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Spirometry as a motivator for smoking cessation among patients attending the smoking cessation clinic of Monastir

Abstract

Background

The choice of spirometry, a biomarker of lung health, as a motivator for smoking cessation is based on its fidelity in emphasizing tobacco adverse effects. Yet, there is a paucity of evidence on its efficacy, and the findings are currently inconclusive. The aim of this study was to determine whether a spirometry and lung age communication has an effect on smoking cessation rates.

Methodology

We conducted a randomized controlled trial among patients who attended the smoking cessation clinic (SCC) at Fattouma Bourguiba University Hospital in Monastir, from June 2017 to February 2020. Participants were assigned into two groups, a control arm receiving standard program and intervention arm receiving a spirometry and lung age announcement along with usual care. The primary outcomes were the smoking cessation rates after one year of follow-up between the intervention arm and the control arm.

Results

At one-year endpoint, a total of 456 were reachable for assessment, 236 in control group and 220 in spirometry group, which leads to a loss rate equal to 8.8%. One-year smoking cessation rate was higher among the intervention group than among control group (25.5% versus 16.5%), with a considerable statistical significance (p = 0.019). Lung age was significantly higher at paired comparison with chronological age.

Conclusion

Smoking cessation is still a challenging procedure with a high risk of relapse, making very valuable any approach that may increase motivation in both unmotivated and motivated smokers. This study is an additional evidence for spirometry and lung age announcement as motivators for smoking cessation.

Trial registration

Pan African Clinical Trial Registry database (PACTR202110595729653), 06/10/ 2021.

Peer Review reports

Background

During the past two decades, tobacco control efforts have been proven to be successful, global tobacco use prevalence has fallen [1]. Therefore, a clear decrease of its harmful effects such as lung cancer has been noted, particularly in developed countries.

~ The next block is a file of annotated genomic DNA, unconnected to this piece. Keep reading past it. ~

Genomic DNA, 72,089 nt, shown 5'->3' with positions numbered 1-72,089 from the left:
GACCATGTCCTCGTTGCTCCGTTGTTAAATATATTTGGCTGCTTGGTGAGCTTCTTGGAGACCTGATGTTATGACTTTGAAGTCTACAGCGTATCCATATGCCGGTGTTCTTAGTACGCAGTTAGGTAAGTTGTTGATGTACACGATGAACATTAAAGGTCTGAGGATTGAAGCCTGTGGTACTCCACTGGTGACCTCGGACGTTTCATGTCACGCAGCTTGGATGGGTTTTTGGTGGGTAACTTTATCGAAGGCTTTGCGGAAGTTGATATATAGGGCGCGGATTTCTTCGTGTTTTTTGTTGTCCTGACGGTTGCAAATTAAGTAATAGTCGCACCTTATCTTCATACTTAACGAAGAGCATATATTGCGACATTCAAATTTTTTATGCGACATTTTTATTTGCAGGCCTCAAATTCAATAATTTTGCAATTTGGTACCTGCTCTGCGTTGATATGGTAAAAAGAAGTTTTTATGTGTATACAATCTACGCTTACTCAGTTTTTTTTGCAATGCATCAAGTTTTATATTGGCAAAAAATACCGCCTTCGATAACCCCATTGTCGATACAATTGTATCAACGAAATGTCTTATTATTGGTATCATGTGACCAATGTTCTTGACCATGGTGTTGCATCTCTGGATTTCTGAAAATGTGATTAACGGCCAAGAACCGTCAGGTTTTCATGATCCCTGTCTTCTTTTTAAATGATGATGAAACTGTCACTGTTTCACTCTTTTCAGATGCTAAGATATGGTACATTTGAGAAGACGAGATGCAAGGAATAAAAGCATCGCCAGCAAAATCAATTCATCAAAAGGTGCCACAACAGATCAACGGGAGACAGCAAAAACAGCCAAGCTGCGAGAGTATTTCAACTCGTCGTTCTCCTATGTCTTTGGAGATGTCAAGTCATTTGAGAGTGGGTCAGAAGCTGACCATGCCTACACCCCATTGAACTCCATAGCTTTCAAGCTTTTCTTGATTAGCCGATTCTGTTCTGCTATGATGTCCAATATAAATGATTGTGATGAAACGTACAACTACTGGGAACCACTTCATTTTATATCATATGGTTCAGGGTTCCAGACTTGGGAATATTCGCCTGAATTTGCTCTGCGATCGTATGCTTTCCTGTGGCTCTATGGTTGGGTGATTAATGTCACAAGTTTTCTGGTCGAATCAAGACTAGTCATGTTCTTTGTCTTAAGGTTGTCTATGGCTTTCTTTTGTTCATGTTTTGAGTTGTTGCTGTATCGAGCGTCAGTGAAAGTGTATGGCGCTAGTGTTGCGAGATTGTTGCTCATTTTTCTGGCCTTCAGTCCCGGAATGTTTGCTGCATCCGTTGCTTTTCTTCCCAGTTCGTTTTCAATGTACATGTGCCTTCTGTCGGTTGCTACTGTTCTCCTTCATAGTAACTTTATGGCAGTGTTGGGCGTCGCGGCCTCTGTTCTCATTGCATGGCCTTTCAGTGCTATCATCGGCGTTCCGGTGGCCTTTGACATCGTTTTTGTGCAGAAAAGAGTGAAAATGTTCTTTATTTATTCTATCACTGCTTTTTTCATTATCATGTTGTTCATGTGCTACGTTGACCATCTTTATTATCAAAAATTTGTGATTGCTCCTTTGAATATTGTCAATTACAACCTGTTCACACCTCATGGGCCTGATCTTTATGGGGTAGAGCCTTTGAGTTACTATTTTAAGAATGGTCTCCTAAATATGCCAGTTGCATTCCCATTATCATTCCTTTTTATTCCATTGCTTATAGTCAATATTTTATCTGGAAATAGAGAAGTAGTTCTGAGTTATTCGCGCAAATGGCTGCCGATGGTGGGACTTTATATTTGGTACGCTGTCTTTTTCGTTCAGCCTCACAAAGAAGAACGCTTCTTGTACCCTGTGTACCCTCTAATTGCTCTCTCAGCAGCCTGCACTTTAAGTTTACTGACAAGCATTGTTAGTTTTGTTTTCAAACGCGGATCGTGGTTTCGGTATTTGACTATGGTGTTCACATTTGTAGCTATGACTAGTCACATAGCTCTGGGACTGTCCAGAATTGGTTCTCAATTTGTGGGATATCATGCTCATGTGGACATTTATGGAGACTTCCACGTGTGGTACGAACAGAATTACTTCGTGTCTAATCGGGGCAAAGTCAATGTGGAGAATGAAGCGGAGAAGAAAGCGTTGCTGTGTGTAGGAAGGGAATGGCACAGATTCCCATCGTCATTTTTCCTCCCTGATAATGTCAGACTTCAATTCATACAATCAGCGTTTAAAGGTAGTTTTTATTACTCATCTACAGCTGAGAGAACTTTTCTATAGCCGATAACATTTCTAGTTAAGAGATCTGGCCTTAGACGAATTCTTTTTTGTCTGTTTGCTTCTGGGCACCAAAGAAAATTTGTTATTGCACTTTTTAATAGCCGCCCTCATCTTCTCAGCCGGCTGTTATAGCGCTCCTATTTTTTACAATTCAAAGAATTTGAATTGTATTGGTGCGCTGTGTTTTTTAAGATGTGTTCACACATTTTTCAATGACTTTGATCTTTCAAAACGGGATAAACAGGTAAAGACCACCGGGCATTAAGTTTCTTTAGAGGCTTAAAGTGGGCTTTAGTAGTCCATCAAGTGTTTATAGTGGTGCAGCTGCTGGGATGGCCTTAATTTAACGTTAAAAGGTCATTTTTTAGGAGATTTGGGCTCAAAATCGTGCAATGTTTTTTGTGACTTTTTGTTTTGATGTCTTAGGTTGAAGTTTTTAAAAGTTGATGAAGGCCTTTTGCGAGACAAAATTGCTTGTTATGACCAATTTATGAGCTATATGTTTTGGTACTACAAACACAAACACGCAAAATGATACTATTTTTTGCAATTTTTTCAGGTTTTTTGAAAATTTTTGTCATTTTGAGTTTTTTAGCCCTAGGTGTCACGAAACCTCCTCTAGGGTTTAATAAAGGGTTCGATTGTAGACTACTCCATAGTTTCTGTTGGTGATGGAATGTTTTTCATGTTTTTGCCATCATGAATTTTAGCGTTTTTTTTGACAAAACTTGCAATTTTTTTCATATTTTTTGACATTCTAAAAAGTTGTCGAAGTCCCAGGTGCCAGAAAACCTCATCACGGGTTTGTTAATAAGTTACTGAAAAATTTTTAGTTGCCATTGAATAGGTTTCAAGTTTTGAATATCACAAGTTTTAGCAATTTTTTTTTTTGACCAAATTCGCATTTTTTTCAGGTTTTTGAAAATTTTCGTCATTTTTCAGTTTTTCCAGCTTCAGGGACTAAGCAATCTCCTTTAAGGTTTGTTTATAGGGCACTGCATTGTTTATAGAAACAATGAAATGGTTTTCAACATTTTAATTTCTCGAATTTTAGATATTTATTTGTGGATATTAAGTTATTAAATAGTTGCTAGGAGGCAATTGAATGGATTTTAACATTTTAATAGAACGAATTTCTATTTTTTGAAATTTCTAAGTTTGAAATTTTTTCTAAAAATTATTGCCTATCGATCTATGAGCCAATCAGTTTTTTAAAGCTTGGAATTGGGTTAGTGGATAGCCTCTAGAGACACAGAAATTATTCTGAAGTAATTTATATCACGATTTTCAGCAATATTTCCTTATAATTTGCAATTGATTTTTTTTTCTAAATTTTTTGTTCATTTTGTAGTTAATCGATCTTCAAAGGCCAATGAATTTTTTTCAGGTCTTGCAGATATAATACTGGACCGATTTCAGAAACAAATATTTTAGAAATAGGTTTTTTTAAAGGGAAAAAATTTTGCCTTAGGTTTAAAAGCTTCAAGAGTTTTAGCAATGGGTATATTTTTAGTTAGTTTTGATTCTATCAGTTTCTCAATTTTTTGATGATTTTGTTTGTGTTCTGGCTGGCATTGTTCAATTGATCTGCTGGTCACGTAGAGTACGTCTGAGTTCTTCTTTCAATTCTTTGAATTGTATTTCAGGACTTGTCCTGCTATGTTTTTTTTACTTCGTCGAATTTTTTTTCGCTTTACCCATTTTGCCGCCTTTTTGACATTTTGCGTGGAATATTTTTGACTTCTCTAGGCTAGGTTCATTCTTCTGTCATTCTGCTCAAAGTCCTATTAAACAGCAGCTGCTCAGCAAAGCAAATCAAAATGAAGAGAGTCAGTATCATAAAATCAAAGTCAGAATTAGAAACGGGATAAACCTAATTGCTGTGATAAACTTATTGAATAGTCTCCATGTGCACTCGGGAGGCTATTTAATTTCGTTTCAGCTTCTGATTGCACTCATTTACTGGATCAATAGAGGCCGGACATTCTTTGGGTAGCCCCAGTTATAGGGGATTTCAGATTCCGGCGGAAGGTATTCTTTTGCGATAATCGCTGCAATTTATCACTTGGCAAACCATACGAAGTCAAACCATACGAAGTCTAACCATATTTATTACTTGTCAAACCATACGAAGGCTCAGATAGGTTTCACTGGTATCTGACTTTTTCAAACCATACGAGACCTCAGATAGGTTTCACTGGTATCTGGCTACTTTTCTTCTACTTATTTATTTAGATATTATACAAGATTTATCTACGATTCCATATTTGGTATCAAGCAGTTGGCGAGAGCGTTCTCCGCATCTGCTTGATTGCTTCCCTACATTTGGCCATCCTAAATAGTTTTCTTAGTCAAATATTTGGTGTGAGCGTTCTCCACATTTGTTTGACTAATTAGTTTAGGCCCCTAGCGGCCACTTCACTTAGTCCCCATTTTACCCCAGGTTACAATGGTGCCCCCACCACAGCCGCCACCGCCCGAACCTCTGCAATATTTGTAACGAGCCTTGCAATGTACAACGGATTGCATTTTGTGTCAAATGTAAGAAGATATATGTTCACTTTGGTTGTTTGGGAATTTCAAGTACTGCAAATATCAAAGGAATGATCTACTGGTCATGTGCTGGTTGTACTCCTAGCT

Nevertheless, tobacco use remains a major public health problem especially in developing countries and emerging economies. WHO reported more than 8 million deaths due to cigarette smoking during 2019. In accordance with global trends, prevalence of tobacco consumption among Tunisian population aged 15 has been decreased from 1997 when smoking prevalence was 30.4%, compared to 25.1% in 2016 [2]. Although this downward trend is unlikely according to experts, with a strong hypothesis of under-reporting among women and teenagers. Tobacco is still killing about 10,000 Tunisians each year [3].

Meanwhile, health structures countermeasure-procedures prove to be unsatisfying. Therefore, many innovative strategies have been designed and put into test to enhance patient motivation toward tobacco cessation. Motivation is where the biggest challenge of smoking cessation prevails, therefore medical institutions and teams are constantly developing tools to enhance patient motivation toward cessation mainly through a presentation of the adverse effects of smoking versus the benefits if quitting and assistance during the quitting procedure [4]. Many tools can be involved in this approach«smoking cessation advice and motivational support», family assisted approaches, complimentary screening, and the development of mobile applications [5].

Lung health monitoring is an objective way to explicitly show smoking adverse effect on health status. By emphasizing measurable effects of tobacco on lungs we may turning patient attention to the importance of quitting and enhance his motivation toward cessation. In fact, many interventions have been adopted to tackle this highly challenging issue, among them was pulmonary function test (PFT) or spirometry including lung age determination and communication, yet recent reviews have shown significantly controversial results [6, 7]. Among all pulmonary explorations, Pulmonary Function Tests (PFT) or spirometry was the earliest to be used as a smoking cessation motivator, a pilot study was conducted in 1978 by Rose et Hamilton where spirometry results were included in an overall score used as an indicator of a major illness or death risk [8]. In the 80s and early 90s, and with the widespread use of spirometry many other studies used spirometry to improve smoking cessation rates. Two main systemic reviews were conducted to evaluate the effectiveness of spirometry as a smoking cessation motivator, Wilt et Al., 2007 [6] and Westerdahl et Al., 2019 [7], and results were inconclusive.